As for folk music, the nearest I got in those days was Runrig and John Martyn.

John Martyn , now there was a long neglected talent , oddly i saw John Mellencamp at Hull City Hall whilst he had the Cougar bit in his name , but he improved with age, "Small Town " and "Jack & Diane" were fine 45's
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GubGub (Al)
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« Reply #431 on: June 18, 2019, 01:38:54 PM »





Well, McNabb himself adores it judging from his FB posts over the last few days


Ha, ha - excellent. †I was hoping he'd sue instead... †Wink Grin


Here's what Ian posted on Twitter:

"Bruce. I worship and adore you. Great song! Did Nils give you an old Icicle Works tape or summat?
Whatever!
Love, I x"


I'm feeling quite chuffed my ears picked up the connection now. †I've long since stopped following Ian on social media. †Too many Illuminati lizzards there for my liking...


 Grin Grin Grin
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ColinB
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« Reply #432 on: June 18, 2019, 01:58:39 PM »




As for folk music, the nearest I got in those days was Runrig and John Martyn.


John Martyn , now there was a long neglected talent , oddly i saw John Mellencamp at Hull City Hall whilst he had the Cougar bit in his name , but he improved with age, "Small Town " and "Jack & Diane" were fine 45's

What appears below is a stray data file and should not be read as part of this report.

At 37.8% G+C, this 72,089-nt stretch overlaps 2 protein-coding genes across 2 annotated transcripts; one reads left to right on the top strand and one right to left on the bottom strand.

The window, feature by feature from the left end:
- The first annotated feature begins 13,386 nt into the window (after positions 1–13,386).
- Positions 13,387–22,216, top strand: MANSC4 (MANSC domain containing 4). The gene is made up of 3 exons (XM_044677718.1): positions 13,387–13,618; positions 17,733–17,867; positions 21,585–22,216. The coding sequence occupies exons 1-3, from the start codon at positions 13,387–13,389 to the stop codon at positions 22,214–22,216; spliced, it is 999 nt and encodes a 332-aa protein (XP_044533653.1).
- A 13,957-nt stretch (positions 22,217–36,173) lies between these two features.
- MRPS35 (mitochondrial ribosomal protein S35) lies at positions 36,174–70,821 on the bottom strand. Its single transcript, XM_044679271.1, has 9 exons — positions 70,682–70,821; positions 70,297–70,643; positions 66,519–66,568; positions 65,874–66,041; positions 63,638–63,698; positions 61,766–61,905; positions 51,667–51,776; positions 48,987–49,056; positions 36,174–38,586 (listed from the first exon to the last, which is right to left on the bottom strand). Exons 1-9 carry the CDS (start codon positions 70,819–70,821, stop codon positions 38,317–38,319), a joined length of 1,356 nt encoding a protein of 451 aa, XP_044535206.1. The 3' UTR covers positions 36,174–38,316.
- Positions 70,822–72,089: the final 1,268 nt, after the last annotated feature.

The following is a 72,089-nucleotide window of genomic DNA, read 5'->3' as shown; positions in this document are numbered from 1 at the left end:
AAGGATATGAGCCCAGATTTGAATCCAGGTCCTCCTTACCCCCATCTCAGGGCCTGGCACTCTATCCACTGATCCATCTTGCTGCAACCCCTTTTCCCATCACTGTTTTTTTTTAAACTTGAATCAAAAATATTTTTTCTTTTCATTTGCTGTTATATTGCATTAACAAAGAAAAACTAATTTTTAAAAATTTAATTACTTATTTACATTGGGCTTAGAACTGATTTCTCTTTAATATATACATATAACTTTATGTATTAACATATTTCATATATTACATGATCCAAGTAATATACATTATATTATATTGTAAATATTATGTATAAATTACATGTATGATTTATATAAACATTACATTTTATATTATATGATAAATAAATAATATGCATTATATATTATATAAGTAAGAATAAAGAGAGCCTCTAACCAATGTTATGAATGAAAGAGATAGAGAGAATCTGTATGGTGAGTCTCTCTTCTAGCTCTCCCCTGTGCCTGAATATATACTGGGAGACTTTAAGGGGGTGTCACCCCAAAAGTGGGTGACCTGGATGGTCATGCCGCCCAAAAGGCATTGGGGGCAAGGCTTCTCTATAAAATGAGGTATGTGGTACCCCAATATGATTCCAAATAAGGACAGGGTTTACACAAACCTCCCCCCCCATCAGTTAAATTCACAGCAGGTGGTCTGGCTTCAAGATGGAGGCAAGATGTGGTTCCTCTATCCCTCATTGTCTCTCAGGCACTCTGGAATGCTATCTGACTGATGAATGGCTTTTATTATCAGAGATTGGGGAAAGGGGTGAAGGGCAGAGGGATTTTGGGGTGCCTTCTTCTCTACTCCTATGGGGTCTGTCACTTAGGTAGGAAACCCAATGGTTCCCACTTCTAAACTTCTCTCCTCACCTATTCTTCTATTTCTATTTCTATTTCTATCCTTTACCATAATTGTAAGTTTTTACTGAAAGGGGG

I saw him in the mid 80s knowing little about him. I don't remember much about the gig except that I was dog-tired and nearly nodded off half-way through. I didn't go out and buy any of his records so he can't have made that good an impression on me.

Mellencamp I saw in the early 90s in London. He played a good mix of songs from American Fool up to Whenever We Wanted. I haven't heard much of his recent stuff tbh. The Lonesome Jubilee is probably my favourite album of his.

Getting a bit off-topic here. I was listening to some Dave Brubeck earlier and then various as I put together my next radio show which will include Alison Krauss, Bonnie Raitt and The Dylan Project.

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« Reply #433 on: June 18, 2019, 02:29:55 PM »





As for folk music, the nearest I got in those days was Runrig and John Martyn.


John Martyn , now there was a long neglected talent , oddly i saw John Mellencamp at Hull City Hall whilst he had the Cougar bit in his name , but he improved with age, "Small Town " and "Jack & Diane" were fine 45's


I saw him in the mid 80s knowing little about him. I don't remember much about the gig except that I was dog-tired and nearly nodded off half-way through. I didn't go out and buy any of his records so he can't have made that good an impression on me.

Mellencamp I saw in the early 90s in London. He played a good mix of songs from American Fool up to Whenever We Wanted. I haven't heard much of his recent stuff tbh. The Lonesome Jubilee is probably my favourite album of his.

Getting a bit off-topic here. I was listening to some Dave Brubeck earlier and then various as I put together my next radio show which will include Alison Krauss, Bonnie Raitt and The Dylan Project.


I believe John himself was capable  of  "passing out" mid set at some of his gigs , probably a mixture of tiredness and intoxication
What I don't understand is the absolute plethora of compilation CD's over the last few years for both Fairport and John Martyn
Although I really like 5 original album sets for around £10 , if you're not too fussed about bonus tracks